PATIENTS AND METHODS

  1. Top of page
  2. Abstract
  3. INTRODUCTION
  4. PATIENTS AND METHODS
  5. RESULTS
  6. DISCUSSION
  7. AUTHOR CONTRIBUTIONS
  8. Acknowledgements
  9. REFERENCES

Patients.

All of the patients with JIA who were registered in our hospital and ages 8–12 years were selected for this study. Inclusion criteria consisted of a diagnosis of JIA, a good comprehension of the Dutch language, and the availability of a home-based computer with an Internet connection. Informed consent was obtained from parents and patients. Weight and height were determined using a mechanical scale and a stadiometer. Body mass index was calculated as body mass in kilograms/height in meters squared. Disease activity was measured and defined by a pediatric rheumatologist (WA) according to the response variables of the JIA core set (21). Of these 6, functional ability was modified and assessed by the revised Dutch version of the Childhood Health Assessment Questionnaire (C-HAQ) and using the alternative C-HAQ 38 score calculation method as described by Ouwerkerk et al (22). Ability was assessed using 30 questions in 8 domains covering major aspects of daily living: dressing, grooming, arising, eating, walking, hygiene, reach grip, and activities. Eight more challenging items were added to lessen the ceiling effect as described by Lam et al (23). These 8 extra items were grouped in one domain. Each question was rated on a 4-point scale (where 0 = no difficulty, 1 = some difficulty, 2 = much difficulty, and 3 = unable to do). The C-HAQ 38 was calculated as the mean of the 9 domains and yielded a score between 0 (no disability) and 3 (most severe disability). Erythrocyte sedimentation rate was not normally assessed.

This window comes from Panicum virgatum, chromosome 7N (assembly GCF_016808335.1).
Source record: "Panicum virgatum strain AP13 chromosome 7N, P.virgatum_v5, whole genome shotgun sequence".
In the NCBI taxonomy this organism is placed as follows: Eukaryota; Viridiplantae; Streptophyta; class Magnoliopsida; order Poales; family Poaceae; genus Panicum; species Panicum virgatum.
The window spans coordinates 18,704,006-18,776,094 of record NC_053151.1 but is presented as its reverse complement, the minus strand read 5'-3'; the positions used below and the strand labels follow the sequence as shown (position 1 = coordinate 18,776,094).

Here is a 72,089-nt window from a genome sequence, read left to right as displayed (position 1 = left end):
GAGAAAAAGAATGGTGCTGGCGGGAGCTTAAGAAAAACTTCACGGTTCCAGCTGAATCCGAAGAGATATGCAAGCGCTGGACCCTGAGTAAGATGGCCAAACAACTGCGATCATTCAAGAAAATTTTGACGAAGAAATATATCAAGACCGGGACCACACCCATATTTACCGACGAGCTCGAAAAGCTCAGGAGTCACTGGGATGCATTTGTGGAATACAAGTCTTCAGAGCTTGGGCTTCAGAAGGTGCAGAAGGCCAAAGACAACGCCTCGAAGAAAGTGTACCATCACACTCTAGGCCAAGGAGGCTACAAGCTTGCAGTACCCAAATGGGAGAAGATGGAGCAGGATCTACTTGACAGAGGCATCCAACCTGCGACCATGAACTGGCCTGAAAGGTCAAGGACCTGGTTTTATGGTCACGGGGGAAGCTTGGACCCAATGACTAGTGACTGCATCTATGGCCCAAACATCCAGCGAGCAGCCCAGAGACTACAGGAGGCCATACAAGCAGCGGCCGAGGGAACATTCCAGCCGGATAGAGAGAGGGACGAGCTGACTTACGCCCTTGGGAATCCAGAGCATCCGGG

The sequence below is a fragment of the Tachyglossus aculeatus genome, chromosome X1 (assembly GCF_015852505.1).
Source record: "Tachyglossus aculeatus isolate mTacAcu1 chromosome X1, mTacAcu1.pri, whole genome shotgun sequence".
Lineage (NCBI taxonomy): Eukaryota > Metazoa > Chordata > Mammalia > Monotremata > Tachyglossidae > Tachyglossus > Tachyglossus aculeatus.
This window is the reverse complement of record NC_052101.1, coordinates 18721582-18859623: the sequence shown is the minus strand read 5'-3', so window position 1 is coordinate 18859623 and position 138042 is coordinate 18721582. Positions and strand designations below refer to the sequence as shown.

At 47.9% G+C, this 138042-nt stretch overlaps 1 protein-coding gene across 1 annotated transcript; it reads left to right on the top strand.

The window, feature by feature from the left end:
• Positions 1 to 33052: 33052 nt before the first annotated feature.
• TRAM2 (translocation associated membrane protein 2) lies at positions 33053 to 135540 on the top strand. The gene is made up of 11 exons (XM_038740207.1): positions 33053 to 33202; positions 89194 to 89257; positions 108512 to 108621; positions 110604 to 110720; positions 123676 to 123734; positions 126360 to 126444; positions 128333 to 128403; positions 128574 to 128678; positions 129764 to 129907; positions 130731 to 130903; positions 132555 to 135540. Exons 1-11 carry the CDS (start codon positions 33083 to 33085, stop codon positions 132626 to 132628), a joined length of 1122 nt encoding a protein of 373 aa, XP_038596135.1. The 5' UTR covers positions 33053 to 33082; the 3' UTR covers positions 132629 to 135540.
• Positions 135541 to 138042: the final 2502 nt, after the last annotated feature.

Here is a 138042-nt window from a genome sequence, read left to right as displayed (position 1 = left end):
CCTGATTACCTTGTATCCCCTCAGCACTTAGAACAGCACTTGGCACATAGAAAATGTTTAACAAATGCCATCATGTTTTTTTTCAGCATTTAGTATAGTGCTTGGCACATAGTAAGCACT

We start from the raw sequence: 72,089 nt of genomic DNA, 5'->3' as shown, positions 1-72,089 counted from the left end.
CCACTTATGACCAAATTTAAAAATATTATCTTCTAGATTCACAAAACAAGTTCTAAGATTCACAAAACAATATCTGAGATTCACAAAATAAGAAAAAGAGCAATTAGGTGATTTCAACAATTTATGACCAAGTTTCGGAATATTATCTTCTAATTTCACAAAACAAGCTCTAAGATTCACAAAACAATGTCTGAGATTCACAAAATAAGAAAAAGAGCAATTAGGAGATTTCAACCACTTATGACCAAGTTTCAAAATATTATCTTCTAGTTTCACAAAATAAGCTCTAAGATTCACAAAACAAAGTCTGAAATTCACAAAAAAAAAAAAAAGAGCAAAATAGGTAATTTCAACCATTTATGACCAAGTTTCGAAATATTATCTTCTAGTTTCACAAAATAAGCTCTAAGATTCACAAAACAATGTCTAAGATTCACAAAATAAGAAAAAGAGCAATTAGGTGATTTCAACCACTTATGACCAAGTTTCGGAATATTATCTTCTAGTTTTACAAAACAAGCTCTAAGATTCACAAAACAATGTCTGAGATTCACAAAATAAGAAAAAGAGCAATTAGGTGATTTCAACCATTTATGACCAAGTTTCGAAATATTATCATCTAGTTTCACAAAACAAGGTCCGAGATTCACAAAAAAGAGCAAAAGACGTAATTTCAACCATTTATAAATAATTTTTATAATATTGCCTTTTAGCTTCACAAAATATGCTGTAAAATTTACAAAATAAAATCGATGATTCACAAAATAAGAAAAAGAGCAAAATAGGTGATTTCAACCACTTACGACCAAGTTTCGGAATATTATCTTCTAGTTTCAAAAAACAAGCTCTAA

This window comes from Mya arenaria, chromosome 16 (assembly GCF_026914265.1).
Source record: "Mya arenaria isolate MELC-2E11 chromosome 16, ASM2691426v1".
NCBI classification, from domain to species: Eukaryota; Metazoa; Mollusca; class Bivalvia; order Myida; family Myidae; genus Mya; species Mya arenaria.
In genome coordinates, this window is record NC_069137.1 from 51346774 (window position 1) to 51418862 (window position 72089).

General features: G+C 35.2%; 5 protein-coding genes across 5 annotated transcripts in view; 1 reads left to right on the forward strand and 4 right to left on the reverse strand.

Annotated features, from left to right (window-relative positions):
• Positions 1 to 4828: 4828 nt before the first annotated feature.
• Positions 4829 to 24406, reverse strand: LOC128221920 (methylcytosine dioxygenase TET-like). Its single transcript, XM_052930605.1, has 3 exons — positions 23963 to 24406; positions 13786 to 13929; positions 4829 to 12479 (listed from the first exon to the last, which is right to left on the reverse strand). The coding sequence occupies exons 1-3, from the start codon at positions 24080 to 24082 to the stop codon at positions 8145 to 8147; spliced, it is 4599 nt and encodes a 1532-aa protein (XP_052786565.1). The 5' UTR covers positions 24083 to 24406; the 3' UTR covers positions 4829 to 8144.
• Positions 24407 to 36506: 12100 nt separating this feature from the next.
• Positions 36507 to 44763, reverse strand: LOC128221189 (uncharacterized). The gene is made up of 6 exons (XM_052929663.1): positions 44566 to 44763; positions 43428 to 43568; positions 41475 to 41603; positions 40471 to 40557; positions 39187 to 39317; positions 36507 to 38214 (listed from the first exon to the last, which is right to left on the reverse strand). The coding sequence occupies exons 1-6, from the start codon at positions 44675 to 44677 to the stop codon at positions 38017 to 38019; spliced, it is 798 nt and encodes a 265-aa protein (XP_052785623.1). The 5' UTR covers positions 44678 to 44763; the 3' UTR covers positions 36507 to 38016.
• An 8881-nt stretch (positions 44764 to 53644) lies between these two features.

Disease activity was classified according to the criteria by Wallace et al as active disease, inactive disease, clinical remission on medication, and clinical remission off medication (24). Active disease was defined as active arthritis being present in 1 or more joints, inactive disease was defined as no signs of disease with medication, and clinical remission on medication was defined as 6 continuous months without active disease on medication. Clinical remission off medication was defined as 12 months off of medication and no signs of active disease. The number of disease flares and improvement during the trial were recorded. A disease flare was defined as a minimum of 40% worsening in a minimum of 2 of 6 components, with no more than 1 component improving by >30% (25). Improvement was defined as a minimum of 30% improvement in a minimum of 3 of 6 components, with no more than 1 component worsening by >30% according to the American College of Rheumatology (ACR) Pediatric 30 (Pedi 30) criteria (21, 25).